Hybrid Nation

Am reading fine book by J. Stephen Russell, Chaucer & the Trivium (along with trying to read original Canterbury Tales).

Russell analyzes the differences between modern & medieval thinking. He talks about the influence, on the medievals' sense of language, of a dual, hierarchical culture (Latin & vernacular). & of the importance of systematic, Aristotelian logic : the 10 defining "categories" of a thing, & their adaptation to medieval school-learning (by Boethius, Porphyry, others). Here's a quote :

"What emerges from this dense enumeration is a pair of distinctions. First, of course, are species, genera, and individuals, material that was amplified in [Porphyry's] Isagogue. Second is the distinction between 'of' and 'in', that between necessary (essential) attributes and accidental ones.

"This second distinction is, with only a bit of overdramatization, the cornerstone of medieval philosophy, the taxonomy that held (and, some would say, still holds) the world together." (Russell, p. 35)

The difference between of (what can be said of a thing) and in (what is integral to the identity or substance of - definitive of - a thing). Substances and accidents - how important this concept was to the Middle Ages is indicated by these lines of Dante's final vision, at the end of the Divina Commedia (Paradiso 33) :

I saw that in its depth far down is lying
Bound up with love together in one volume,
What through the universe in leaves is scattered;
Substance, and accident, and their operations,
All interfused together in such wise
That what I speak of is one simple light.

Today hybrid cars are all the rage (focusing our attention on the species "automobile", to the neglect of the genus [mass] "transportation"), as well as hybrid poetry (see the Norton anthology American Hybrid - a politic fusion of "old & new") & hybrid art forms (or product diversification) of all kinds...

I wonder if there's a way to recuperate this distinction (between "of" & "in") for poetry criticism. Today the "impure" holds the positive valence, whereas the "pure" is under suspicion (logocentrism, racial "purity", essentialism, etc.). But the political manipulation of racial hatreds, for example, could be analyzed as a version of logical category-confusion (ie. the "purity of the (German, white, black, take your pick) race" posits a substantial aspect (race) for what is in truth an accident (race is an accidental aspect of the genus human being). & the proposition of "hybrid" poetries - ie. Ron Silliman : "there is no such thing as poetry, there are only kinds of poetry" (I'm quoting from memory) - referring to such things as, I guess, slam, post-avant, "SOQ", elliptical, neo-objectivism, Slow Poetry, Investigative Poetics, conceptual, flarf, etc. etc. - might also be a kind of category-confusion. Cui bono? Who benefits? Is it possible that these hybrid forms offer a sort of brand diversification, a way simultaneously to make inroads in, & to maintain (or re-vivify), the academic industry of teaching poetry-writing? & in the pursuit of "accidental" qualities, are we obscuring (or denying) poetry's more basic, integral substance?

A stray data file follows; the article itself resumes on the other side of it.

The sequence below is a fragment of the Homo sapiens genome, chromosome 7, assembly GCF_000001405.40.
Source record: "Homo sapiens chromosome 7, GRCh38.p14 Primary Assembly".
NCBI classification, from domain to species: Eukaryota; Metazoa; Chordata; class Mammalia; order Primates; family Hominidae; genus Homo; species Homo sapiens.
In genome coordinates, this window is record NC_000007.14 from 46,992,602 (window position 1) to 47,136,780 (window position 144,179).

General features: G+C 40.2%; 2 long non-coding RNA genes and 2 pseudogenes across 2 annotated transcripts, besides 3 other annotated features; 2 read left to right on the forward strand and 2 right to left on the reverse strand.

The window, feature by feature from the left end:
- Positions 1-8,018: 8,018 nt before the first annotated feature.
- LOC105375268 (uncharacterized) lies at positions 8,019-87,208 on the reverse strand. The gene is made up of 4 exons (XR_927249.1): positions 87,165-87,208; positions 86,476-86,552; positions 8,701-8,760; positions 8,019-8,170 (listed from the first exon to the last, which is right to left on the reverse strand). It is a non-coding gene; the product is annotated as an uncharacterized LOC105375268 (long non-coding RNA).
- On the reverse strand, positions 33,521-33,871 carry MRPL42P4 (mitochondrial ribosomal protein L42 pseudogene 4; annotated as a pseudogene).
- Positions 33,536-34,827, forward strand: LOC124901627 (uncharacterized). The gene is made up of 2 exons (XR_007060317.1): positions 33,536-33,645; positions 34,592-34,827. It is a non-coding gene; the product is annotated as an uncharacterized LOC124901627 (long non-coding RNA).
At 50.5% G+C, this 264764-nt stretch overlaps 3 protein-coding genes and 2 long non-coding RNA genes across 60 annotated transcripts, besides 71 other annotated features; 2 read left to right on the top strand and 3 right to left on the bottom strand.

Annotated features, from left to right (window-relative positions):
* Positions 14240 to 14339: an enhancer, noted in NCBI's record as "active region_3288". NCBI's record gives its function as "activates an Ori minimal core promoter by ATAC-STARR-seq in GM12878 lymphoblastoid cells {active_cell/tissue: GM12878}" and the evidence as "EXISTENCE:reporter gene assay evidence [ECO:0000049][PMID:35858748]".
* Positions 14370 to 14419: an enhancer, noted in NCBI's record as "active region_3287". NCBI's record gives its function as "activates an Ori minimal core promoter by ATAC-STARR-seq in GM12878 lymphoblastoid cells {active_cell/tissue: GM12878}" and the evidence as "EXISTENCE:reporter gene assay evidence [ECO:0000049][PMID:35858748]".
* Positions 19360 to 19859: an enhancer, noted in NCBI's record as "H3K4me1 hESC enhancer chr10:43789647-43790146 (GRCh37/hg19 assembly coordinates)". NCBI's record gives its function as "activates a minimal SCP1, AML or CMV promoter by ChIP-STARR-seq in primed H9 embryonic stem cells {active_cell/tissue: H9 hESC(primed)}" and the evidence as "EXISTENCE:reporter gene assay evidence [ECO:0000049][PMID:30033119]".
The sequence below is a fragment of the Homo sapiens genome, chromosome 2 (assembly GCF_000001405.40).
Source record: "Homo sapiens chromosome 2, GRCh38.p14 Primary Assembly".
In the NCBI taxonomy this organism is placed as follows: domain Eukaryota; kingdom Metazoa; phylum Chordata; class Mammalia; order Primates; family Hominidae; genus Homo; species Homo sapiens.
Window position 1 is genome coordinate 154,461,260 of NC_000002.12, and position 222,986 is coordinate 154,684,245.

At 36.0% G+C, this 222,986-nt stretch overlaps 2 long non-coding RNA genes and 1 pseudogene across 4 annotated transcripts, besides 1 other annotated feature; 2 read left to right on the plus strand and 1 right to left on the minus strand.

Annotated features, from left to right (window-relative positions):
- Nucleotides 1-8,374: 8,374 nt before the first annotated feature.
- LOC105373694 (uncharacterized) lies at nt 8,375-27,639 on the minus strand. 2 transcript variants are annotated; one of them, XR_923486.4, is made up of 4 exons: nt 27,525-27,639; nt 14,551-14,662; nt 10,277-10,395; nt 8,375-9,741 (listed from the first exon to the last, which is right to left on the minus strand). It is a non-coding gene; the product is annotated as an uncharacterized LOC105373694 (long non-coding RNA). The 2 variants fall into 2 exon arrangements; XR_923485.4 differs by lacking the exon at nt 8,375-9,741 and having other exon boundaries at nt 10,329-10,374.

posted something new over at the Plumbline.


Lanthanum. End of chapt. 3 !


Froggy went a-courtin'

Chester the cat with his courtly friend.
& yet a little more Lanthanum.
& again Lanthanum (nearing the end of 3rd chapter)



nouveau Lanthanum


The Word is Psyche

Working on Lanthanum this morning, looking back through older sections, I was struck by the sense of another level, a poem-beyond-the-poem. Something just intimated or suggested, unexpressed. As if the keynote of the various sections had something to do with this effort to evoke or enunciate a presence or a state of things or persons beyond the actual details, the "narrative". & the whole vague unfinishable quest feeling hanging over it.

Speaking for myself anyway, poets are not very reliable guides to their own poetry. Maybe we're too close to be able to recognize our own distinctive shape or characteristic music... I don't know.

This is another way of saying that often our determined formulations of what we think we're doing are actually expressions of resistance or opposition to our real tendencies as writers - tracks of an inner conflict, maybe.

Thus my harping for years & decades on Acmeism, realism, plain speech, etc. - may have something to do with the fact that in reality I'm sort of an Edgar Cayce of poetry (I exaggerate) - not the "dreamer-prophet", but just the blind dreamer (my resistance to early affinity for Ashbery, a telling sign).

It's this idea of music or evocation - Mallarme, suggestion - Symbolism, heaven forfend! The idea that poets don't really know what they're about, that there is a finer level of meaning, a kind of resonance tone we can barely recognize, inner sight, inner vision...

we each have our own distinctive private relationship & inner bond with speech & language, & with the persons hovering in the background of those rivery sounds we love & echo-resonate...

Mandelstam : "the Word is Psyche"...

More could be said on this, but I have to go....


& then some Lanthanum (p.s. revised, 8/6)


more Lanthanum

Providence/Dhaka jam

Scenes from the backyard... with my son-in-law Khaled, & Phoebe. Playing Khaled's Bengali-pop song.